Icing March Walleyes on Lake of the Woods


The scenario plays out each year—the days get longer, the air begins to warm and the water begins to flow. This is when the walleyes’ instincts tell them to bulk up for the spawn. March on “The Walleye Capital of the World” is when the walleyes are on the move. And it’s prime time for icing them on Lake of the Woods.

The majority of this region now can have poor ice conditions and closed walleye seasons, but on Lake of the Woods, because it’s so far north and has border waters with Canada, different rules do apply. Fish houses are allowed overnight on the ice through March and the walleye season is open until April 14. This opens up a window of fishing for this species that many wait most of the year for.

March is a great ice-fishing month in the North Country with longer days, the stronger sun angle and melting snow and ice, which oxygenates the water. The spawning season is approaching and it is time for walleyes to build energy and feed. With all of these factors, the fishing here can be very good.

There are a few spots that are absolute magnets for March ‘eyes. With Big Traverse Bay primarily made up of a muddy bottom, the scattered reefs that pop up can be go-to areas for walleyes. In addition, areas adjacent to known spawning areas can be hot.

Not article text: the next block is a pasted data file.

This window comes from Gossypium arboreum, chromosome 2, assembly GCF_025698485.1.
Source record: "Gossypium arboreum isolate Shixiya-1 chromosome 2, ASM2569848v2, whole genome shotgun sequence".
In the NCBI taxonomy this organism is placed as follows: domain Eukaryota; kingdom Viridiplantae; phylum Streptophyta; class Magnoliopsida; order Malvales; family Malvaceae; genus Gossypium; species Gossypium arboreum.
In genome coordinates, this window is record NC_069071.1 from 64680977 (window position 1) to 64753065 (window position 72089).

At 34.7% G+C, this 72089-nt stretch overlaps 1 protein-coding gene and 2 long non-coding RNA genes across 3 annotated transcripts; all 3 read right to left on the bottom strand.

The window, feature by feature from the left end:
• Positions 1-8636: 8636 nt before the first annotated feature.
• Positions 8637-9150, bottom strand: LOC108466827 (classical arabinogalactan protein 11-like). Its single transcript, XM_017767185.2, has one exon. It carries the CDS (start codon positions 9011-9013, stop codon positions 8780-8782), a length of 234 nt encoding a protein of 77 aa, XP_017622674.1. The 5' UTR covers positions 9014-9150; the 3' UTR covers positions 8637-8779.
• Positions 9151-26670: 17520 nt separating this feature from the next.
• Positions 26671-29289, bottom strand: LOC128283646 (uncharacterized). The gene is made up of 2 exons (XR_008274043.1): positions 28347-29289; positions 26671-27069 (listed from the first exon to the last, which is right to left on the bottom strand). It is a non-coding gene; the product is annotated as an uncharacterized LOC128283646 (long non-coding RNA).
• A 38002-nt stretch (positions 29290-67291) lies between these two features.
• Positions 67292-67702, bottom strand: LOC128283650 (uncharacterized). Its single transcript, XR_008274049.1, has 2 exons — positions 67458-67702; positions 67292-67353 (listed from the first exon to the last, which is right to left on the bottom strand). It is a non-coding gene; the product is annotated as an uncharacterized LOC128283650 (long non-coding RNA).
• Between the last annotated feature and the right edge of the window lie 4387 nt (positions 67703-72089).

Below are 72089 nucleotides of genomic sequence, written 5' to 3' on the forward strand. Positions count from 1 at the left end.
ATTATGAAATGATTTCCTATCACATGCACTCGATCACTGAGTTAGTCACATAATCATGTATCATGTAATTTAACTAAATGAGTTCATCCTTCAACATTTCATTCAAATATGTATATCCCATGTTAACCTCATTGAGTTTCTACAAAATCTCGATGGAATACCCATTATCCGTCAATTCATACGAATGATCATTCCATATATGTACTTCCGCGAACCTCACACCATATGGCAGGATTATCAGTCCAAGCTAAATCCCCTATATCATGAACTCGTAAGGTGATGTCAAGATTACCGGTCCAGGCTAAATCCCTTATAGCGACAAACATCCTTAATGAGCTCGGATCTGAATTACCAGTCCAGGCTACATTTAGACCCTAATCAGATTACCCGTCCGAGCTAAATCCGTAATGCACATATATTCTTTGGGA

Here are a few spots to consider for hot spots this month on Lake of the Woods.

The south shore
With increased flow and adjacent to known spawning areas, Pine Island can yield some excellent fishing. Some of the walleyes in the system are beginning to stage for the spawn up the Rainy River. These fish are setting up in the mud just outside of the Lighthouse Gap and Morris Point Gap on the south end of the lake, just adjacent to Pine Island. With increased water flows coming from the Rainy River and Bostic Creek, the walleyes start to hone in on their spawning areas. These locations can be stacked with fish. Another strong area is just to the west of Zippel Bay where it transitions to smaller rocks that attract walleyes now.

Knight and Bridges islands
This area hugs the eastern side of Big Traverse and is located 20 miles north of Wheeler’s Point, the mouth of the Rainy River. This area is loaded with a variety of reefs, gravel and mud transitions. Set up on the deep transitions, from rock to mud, at 27 to 32 feet of water. During low-light periods, walleyes will go up shallower to feed, but the deeper transitions are better bets.

Long Point to Rocky Point
Again, this section of the lake is loaded with reefs that come out of miles and miles of mud, and walleyes and saugers hang out in these reefs. This time of year jumbo perch will also show up. When the jumbos, or humpbacks, show up they’ll often exceed 13 inches.

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The NW Angle
This area north of Garden Island is where the 14,552 islands of the lake begin. Islands, reefs and underwater points decorate the mud as the lake transitions to more of a rocky landscape. There are literally dozens of spots to fish. It’s not uncommon to hear of an evening bite on the top of a reef or in areas adjacent to moving water yielding fish after fish as these aggressive feeders take advantage of the low-light periods.